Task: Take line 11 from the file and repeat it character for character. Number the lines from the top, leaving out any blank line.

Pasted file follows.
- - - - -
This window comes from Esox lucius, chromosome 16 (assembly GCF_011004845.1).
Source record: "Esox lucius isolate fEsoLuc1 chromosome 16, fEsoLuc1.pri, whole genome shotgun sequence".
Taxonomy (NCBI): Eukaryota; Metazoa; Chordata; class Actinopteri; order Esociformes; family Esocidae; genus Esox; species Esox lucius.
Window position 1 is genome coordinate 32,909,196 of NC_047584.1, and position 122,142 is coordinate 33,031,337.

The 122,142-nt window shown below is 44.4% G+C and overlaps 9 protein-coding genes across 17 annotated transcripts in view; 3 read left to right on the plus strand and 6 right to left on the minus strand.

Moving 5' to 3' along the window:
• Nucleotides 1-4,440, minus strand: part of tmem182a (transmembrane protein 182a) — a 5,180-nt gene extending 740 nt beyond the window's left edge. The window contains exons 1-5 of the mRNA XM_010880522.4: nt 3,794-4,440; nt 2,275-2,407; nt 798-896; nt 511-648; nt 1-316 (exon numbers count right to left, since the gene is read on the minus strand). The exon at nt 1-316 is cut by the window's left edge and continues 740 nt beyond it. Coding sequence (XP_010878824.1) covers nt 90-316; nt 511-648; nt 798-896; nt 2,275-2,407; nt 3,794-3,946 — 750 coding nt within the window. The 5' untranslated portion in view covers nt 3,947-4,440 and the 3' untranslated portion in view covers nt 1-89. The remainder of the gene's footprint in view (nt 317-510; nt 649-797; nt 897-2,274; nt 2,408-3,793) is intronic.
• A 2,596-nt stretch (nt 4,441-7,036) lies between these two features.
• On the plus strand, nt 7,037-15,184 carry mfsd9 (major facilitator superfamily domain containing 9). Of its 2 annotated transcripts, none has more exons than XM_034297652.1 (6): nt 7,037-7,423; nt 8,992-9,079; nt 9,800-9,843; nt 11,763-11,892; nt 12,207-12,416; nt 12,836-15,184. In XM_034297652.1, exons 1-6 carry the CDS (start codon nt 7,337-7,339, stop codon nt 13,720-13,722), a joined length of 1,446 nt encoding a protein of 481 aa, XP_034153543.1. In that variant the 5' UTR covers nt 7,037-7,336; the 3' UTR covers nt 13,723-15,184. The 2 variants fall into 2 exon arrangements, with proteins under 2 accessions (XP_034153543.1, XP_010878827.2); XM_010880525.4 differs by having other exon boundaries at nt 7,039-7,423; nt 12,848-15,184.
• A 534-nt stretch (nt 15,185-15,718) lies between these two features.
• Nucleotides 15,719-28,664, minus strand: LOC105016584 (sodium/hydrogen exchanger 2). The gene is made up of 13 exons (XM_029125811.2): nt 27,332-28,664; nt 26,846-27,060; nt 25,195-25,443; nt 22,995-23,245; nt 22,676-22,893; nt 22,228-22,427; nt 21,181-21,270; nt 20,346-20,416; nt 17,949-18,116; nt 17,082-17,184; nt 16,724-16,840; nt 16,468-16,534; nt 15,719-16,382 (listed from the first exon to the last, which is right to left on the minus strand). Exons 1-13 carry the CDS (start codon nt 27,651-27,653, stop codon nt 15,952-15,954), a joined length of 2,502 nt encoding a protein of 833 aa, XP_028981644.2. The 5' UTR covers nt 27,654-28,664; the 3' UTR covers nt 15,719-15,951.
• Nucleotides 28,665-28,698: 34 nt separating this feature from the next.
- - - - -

• Nucleotides 15,719-28,664, minus strand: LOC105016584 (sodium/hydrogen exchanger 2). The gene is made up of 13 exons (XM_029125811.2): nt 27,332-28,664; nt 26,846-27,060; nt 25,195-25,443; nt 22,995-23,245; nt 22,676-22,893; nt 22,228-22,427; nt 21,181-21,270; nt 20,346-20,416; nt 17,949-18,116; nt 17,082-17,184; nt 16,724-16,840; nt 16,468-16,534; nt 15,719-16,382 (listed from the first exon to the last, which is right to left on the minus strand). Exons 1-13 carry the CDS (start codon nt 27,651-27,653, stop codon nt 15,952-15,954), a joined length of 2,502 nt encoding a protein of 833 aa, XP_028981644.2. The 5' UTR covers nt 27,654-28,664; the 3' UTR covers nt 15,719-15,951.